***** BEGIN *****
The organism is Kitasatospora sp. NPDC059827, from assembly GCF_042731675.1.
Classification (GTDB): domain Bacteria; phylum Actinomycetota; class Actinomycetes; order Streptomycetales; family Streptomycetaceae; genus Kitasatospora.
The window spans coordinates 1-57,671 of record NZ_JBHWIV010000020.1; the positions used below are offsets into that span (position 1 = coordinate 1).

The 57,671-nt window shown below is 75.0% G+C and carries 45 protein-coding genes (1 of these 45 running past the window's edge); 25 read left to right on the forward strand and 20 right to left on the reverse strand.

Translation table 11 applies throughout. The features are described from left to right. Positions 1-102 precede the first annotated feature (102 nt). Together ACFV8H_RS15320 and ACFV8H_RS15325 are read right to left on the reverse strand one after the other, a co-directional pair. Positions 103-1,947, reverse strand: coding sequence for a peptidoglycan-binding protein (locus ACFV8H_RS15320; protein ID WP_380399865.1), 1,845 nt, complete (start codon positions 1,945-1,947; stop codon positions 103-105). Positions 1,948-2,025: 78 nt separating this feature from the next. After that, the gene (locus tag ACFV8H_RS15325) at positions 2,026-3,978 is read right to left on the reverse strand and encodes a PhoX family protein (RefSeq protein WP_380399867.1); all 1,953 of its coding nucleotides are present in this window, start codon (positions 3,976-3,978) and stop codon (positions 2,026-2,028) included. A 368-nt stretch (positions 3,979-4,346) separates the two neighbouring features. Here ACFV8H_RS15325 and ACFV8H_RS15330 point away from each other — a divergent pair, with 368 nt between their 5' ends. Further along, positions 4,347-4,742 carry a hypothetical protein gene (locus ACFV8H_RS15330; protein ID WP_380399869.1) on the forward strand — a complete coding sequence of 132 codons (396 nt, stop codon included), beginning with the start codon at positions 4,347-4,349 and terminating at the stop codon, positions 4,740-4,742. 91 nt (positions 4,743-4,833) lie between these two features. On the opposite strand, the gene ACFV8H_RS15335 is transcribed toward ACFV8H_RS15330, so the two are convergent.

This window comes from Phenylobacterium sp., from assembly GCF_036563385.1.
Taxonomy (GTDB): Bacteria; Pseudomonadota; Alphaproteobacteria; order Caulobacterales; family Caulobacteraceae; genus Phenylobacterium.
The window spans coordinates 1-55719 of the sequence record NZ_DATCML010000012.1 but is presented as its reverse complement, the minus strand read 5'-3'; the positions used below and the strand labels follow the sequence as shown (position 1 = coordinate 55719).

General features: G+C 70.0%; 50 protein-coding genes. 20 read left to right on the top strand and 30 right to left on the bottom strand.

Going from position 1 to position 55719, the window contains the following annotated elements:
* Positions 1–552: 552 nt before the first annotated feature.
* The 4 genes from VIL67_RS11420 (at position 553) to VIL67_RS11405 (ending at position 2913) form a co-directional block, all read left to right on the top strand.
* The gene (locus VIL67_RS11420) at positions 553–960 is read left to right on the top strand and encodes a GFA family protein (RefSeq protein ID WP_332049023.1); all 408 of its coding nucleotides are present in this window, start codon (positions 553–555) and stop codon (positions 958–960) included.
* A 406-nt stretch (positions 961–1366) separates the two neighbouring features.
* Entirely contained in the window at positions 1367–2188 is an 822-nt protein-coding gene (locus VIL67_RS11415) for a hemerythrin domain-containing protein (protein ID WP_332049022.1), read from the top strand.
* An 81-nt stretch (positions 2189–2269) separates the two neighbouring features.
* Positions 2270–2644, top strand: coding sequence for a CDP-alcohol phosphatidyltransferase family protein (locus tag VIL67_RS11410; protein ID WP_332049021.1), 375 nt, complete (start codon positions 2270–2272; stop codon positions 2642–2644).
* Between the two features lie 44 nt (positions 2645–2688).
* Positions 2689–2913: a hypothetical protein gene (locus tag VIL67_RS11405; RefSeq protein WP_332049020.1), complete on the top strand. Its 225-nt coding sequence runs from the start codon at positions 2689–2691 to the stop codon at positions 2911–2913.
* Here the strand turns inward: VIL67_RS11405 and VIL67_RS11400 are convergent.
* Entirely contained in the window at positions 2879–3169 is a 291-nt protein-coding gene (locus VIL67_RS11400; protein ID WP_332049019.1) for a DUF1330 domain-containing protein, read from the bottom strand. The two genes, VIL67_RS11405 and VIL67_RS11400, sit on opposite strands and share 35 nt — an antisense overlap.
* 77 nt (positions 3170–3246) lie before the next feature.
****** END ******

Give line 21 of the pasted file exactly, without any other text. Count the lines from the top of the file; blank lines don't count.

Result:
* Entirely contained in the window at positions 2879–3169 is a 291-nt protein-coding gene (locus VIL67_RS11400; protein ID WP_332049019.1) for a DUF1330 domain-containing protein, read from the bottom strand. The two genes, VIL67_RS11405 and VIL67_RS11400, sit on opposite strands and share 35 nt — an antisense overlap.